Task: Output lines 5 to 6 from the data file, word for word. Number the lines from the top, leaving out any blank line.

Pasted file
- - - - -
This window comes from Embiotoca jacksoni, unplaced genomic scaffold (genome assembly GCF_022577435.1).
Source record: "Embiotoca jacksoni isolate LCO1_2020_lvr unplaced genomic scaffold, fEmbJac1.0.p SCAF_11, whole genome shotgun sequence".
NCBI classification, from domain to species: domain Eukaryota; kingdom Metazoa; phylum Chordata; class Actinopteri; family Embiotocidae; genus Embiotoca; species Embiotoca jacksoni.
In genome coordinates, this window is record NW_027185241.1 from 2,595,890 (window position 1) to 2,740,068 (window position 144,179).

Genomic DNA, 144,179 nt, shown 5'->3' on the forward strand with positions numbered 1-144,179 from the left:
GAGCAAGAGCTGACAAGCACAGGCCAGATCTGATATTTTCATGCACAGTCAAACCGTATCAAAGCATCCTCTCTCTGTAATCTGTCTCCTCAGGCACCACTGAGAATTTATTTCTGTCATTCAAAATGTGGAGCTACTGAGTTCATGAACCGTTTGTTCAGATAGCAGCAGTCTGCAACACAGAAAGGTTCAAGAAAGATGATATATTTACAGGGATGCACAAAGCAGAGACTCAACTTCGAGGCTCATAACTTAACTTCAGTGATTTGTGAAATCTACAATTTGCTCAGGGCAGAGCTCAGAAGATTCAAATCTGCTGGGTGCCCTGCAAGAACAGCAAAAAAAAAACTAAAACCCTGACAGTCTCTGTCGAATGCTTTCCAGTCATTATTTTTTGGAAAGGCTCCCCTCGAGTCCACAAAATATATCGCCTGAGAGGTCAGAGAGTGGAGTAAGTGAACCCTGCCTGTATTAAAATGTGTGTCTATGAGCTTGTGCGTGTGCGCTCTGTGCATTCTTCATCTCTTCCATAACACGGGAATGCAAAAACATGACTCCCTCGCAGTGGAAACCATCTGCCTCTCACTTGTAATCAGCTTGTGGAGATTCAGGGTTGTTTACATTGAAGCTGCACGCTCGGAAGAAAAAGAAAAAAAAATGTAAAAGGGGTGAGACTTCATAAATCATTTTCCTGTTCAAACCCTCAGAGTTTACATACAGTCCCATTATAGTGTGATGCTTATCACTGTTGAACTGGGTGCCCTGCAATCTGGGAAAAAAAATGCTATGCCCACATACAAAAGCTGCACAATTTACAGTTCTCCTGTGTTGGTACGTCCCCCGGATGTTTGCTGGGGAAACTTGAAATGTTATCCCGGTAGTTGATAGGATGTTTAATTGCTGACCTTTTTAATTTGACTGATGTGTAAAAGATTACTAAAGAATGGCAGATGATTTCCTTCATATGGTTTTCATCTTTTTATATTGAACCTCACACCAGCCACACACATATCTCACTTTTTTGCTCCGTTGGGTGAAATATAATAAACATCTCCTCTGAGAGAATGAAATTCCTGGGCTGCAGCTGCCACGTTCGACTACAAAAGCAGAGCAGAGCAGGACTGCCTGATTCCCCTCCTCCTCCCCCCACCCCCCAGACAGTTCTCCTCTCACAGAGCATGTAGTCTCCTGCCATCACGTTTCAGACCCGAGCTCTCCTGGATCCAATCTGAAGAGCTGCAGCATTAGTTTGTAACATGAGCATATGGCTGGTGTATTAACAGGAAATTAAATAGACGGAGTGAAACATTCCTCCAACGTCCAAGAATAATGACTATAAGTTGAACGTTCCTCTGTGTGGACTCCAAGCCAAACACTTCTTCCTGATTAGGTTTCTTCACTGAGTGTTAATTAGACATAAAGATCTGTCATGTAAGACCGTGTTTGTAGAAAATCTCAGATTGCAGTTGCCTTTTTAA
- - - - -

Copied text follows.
Genomic DNA, 144,179 nt, shown 5'->3' on the forward strand with positions numbered 1-144,179 from the left:
GAGCAAGAGCTGACAAGCACAGGCCAGATCTGATATTTTCATGCACAGTCAAACCGTATCAAAGCATCCTCTCTCTGTAATCTGTCTCCTCAGGCACCACTGAGAATTTATTTCTGTCATTCAAAATGTGGAGCTACTGAGTTCATGAACCGTTTGTTCAGATAGCAGCAGTCTGCAACACAGAAAGGTTCAAGAAAGATGATATATTTACAGGGATGCACAAAGCAGAGACTCAACTTCGAGGCTCATAACTTAACTTCAGTGATTTGTGAAATCTACAATTTGCTCAGGGCAGAGCTCAGAAGATTCAAATCTGCTGGGTGCCCTGCAAGAACAGCAAAAAAAAAACTAAAACCCTGACAGTCTCTGTCGAATGCTTTCCAGTCATTATTTTTTGGAAAGGCTCCCCTCGAGTCCACAAAATATATCGCCTGAGAGGTCAGAGAGTGGAGTAAGTGAACCCTGCCTGTATTAAAATGTGTGTCTATGAGCTTGTGCGTGTGCGCTCTGTGCATTCTTCATCTCTTCCATAACACGGGAATGCAAAAACATGACTCCCTCGCAGTGGAAACCATCTGCCTCTCACTTGTAATCAGCTTGTGGAGATTCAGGGTTGTTTACATTGAAGCTGCACGCTCGGAAGAAAAAGAAAAAAAAATGTAAAAGGGGTGAGACTTCATAAATCATTTTCCTGTTCAAACCCTCAGAGTTTACATACAGTCCCATTATAGTGTGATGCTTATCACTGTTGAACTGGGTGCCCTGCAATCTGGGAAAAAAAATGCTATGCCCACATACAAAAGCTGCACAATTTACAGTTCTCCTGTGTTGGTACGTCCCCCGGATGTTTGCTGGGGAAACTTGAAATGTTATCCCGGTAGTTGATAGGATGTTTAATTGCTGACCTTTTTAATTTGACTGATGTGTAAAAGATTACTAAAGAATGGCAGATGATTTCCTTCATATGGTTTTCATCTTTTTATATTGAACCTCACACCAGCCACACACATATCTCACTTTTTTGCTCCGTTGGGTGAAATATAATAAACATCTCCTCTGAGAGAATGAAATTCCTGGGCTGCAGCTGCCACGTTCGACTACAAAAGCAGAGCAGAGCAGGACTGCCTGATTCCCCTCCTCCTCCCCCCACCCCCCAGACAGTTCTCCTCTCACAGAGCATGTAGTCTCCTGCCATCACGTTTCAGACCCGAGCTCTCCTGGATCCAATCTGAAGAGCTGCAGCATTAGTTTGTAACATGAGCATATGGCTGGTGTATTAACAGGAAATTAAATAGACGGAGTGAAACATTCCTCCAACGTCCAAGAATAATGACTATAAGTTGAACGTTCCTCTGTGTGGACTCCAAGCCAAACACTTCTTCCTGATTAGGTTTCTTCACTGAGTGTTAATTAGACATAAAGATCTGTCATGTAAGACCGTGTTTGTAGAAAATCTCAGATTGCAGTTGCCTTTTTAA